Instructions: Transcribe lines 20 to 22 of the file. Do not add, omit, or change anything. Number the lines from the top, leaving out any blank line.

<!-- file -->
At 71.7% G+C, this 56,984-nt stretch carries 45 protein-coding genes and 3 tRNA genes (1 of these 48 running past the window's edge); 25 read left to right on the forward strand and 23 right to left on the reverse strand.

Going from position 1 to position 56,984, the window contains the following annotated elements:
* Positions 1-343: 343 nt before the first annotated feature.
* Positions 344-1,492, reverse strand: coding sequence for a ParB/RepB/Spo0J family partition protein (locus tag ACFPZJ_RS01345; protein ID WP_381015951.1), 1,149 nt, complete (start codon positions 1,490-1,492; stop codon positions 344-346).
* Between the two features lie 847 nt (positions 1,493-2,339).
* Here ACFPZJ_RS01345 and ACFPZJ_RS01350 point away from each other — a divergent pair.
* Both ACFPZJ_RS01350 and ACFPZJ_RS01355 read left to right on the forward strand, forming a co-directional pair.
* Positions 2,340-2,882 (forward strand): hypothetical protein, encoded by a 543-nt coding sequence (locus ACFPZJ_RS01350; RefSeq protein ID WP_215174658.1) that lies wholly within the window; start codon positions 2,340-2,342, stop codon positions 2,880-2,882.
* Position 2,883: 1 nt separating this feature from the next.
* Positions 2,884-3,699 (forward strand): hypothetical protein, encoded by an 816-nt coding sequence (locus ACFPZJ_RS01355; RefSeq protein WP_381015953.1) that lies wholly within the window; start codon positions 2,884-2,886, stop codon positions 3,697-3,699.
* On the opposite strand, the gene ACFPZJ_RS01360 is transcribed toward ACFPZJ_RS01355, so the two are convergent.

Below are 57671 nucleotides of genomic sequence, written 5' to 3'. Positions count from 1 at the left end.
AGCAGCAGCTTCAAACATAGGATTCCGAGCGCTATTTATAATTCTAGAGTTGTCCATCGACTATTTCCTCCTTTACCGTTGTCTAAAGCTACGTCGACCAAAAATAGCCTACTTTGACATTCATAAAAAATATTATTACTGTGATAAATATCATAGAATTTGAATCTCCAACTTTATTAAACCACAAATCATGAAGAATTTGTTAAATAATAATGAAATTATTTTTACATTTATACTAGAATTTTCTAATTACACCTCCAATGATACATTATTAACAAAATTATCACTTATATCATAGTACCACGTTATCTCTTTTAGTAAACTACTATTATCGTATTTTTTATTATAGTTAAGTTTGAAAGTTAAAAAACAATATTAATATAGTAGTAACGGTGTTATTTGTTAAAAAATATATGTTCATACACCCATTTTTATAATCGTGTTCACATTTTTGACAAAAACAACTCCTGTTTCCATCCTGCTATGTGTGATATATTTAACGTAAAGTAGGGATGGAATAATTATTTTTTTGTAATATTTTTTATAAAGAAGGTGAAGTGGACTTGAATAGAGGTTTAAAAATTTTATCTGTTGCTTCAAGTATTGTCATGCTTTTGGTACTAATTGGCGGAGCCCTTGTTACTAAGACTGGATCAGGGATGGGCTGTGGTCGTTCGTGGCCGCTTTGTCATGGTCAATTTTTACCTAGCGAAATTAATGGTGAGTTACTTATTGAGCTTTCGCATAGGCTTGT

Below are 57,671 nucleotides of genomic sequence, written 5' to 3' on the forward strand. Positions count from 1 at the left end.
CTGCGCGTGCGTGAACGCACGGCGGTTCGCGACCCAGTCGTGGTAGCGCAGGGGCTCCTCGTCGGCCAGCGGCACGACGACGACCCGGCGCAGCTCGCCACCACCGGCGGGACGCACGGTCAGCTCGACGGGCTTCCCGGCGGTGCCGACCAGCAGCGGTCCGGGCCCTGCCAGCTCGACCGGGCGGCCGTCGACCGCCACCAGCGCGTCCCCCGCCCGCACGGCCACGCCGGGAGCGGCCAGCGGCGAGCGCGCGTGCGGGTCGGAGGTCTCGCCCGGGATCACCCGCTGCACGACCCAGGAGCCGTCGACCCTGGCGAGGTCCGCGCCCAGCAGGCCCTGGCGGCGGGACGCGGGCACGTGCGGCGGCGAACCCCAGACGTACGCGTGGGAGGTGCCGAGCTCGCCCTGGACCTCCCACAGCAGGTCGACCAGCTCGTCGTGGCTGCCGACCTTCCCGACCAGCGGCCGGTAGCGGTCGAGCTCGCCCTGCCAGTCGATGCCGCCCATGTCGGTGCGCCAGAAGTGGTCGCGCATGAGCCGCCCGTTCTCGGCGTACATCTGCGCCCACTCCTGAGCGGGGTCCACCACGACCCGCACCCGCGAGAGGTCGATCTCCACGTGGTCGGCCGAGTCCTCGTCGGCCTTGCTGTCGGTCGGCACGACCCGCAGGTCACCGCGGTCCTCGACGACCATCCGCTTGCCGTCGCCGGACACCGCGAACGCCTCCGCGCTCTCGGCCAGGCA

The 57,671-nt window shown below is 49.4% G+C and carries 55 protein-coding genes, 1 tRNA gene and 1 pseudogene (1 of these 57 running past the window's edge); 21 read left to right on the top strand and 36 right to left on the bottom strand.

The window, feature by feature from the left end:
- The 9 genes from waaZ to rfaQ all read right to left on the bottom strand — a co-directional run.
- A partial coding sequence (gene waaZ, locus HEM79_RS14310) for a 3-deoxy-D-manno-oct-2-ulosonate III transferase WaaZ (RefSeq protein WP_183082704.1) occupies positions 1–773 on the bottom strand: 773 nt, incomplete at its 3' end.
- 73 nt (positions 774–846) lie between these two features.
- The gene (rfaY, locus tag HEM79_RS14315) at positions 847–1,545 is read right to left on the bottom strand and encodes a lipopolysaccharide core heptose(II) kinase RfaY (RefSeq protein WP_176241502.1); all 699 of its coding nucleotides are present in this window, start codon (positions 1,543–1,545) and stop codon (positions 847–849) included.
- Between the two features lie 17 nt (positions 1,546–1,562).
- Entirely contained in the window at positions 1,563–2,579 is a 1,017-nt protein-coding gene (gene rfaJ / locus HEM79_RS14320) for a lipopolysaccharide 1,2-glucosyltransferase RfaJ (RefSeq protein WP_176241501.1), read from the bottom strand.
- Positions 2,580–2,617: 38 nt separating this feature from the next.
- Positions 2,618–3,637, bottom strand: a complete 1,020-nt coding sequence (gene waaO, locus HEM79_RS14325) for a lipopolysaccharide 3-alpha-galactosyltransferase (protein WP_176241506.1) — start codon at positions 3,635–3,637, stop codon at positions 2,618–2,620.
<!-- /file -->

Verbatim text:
- 73 nt (positions 774–846) lie between these two features.
- The gene (rfaY, locus tag HEM79_RS14315) at positions 847–1,545 is read right to left on the bottom strand and encodes a lipopolysaccharide core heptose(II) kinase RfaY (RefSeq protein WP_176241502.1); all 699 of its coding nucleotides are present in this window, start codon (positions 1,543–1,545) and stop codon (positions 847–849) included.
- Between the two features lie 17 nt (positions 1,546–1,562).